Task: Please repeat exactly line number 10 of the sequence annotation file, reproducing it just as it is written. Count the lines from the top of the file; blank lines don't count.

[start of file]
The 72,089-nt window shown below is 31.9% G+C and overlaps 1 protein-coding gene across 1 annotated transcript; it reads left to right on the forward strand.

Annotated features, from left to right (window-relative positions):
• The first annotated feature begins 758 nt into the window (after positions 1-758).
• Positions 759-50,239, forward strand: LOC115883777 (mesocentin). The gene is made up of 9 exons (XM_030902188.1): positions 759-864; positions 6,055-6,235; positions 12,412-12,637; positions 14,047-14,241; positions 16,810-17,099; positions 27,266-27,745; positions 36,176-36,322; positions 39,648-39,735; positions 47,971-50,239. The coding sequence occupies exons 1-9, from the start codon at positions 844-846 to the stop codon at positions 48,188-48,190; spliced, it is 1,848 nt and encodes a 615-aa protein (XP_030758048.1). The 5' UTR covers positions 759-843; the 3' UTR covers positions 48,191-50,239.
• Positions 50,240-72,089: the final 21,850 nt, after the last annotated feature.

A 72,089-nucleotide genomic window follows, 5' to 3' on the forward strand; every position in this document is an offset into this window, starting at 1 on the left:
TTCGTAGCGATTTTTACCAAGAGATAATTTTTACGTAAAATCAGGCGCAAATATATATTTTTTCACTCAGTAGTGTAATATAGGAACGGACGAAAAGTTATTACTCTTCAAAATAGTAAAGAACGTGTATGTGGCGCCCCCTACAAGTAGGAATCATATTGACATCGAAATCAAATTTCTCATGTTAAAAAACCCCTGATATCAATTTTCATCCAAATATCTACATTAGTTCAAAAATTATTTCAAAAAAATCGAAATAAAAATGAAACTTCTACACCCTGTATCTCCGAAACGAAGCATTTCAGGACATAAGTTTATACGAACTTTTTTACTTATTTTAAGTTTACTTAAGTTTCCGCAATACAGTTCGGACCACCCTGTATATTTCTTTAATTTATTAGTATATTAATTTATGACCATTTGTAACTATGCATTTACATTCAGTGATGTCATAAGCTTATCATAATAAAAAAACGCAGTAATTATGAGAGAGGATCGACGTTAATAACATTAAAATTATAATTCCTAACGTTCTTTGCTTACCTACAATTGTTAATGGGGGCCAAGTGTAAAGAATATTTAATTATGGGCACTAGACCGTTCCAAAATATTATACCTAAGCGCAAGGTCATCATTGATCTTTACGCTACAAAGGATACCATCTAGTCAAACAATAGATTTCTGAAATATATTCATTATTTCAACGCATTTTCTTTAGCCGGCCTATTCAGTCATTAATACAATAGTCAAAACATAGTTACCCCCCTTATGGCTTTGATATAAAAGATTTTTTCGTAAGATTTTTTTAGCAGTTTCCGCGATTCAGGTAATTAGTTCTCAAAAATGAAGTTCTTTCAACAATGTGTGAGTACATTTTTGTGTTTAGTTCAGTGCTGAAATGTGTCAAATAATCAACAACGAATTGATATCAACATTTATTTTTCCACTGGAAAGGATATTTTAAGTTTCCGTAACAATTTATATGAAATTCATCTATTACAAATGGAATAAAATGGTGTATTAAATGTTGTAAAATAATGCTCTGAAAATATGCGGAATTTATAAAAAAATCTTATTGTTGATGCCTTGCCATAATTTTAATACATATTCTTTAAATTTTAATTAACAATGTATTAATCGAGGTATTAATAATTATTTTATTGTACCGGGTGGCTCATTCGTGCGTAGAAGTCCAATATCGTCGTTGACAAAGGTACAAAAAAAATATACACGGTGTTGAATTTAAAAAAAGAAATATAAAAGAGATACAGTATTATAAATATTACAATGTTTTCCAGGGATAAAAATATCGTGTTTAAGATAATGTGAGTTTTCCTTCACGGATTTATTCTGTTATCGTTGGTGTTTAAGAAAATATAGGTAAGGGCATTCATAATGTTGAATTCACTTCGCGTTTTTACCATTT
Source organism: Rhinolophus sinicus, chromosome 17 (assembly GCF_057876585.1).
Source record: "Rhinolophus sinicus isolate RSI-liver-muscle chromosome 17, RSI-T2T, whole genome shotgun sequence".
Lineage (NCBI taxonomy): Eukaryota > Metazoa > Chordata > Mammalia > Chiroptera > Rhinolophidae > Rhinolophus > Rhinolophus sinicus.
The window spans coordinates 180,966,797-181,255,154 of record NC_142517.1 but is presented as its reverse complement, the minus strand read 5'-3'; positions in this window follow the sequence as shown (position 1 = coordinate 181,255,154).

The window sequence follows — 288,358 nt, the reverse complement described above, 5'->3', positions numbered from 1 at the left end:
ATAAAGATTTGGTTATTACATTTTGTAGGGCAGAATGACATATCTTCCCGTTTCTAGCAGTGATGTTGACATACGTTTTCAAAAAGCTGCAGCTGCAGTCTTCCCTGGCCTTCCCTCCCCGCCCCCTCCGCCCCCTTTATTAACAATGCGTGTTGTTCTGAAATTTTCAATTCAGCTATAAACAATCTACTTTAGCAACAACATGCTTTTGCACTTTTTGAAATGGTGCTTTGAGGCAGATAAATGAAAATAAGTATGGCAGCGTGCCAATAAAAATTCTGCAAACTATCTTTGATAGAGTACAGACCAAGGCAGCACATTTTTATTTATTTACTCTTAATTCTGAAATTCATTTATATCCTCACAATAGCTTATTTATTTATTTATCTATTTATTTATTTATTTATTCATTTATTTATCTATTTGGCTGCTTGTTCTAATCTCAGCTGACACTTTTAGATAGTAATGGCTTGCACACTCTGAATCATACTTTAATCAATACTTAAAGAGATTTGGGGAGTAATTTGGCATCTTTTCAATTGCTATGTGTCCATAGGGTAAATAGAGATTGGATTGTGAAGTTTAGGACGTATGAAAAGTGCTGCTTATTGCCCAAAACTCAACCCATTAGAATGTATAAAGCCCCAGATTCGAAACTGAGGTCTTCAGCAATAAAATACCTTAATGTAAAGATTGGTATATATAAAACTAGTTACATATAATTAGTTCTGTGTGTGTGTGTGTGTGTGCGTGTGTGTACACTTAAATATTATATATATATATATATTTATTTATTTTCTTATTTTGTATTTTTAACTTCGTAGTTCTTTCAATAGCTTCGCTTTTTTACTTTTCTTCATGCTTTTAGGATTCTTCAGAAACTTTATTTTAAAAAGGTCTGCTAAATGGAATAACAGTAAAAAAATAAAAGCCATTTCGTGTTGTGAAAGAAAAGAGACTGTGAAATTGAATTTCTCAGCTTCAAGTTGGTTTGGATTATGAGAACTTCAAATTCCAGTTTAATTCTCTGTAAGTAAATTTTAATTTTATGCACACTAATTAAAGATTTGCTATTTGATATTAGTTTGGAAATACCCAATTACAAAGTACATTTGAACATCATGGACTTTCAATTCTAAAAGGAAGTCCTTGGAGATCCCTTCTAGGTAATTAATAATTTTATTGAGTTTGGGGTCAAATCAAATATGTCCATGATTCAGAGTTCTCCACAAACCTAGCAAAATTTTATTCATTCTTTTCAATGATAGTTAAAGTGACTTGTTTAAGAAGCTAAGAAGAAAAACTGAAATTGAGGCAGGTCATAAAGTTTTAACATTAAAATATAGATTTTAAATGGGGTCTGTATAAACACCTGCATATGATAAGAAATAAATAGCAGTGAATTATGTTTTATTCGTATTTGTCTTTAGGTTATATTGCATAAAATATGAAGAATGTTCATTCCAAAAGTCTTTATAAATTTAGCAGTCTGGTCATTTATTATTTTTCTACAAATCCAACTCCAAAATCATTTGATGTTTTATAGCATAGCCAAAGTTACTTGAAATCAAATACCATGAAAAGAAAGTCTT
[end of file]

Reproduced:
Lineage (NCBI taxonomy): Eukaryota > Metazoa > Chordata > Mammalia > Chiroptera > Rhinolophidae > Rhinolophus > Rhinolophus sinicus.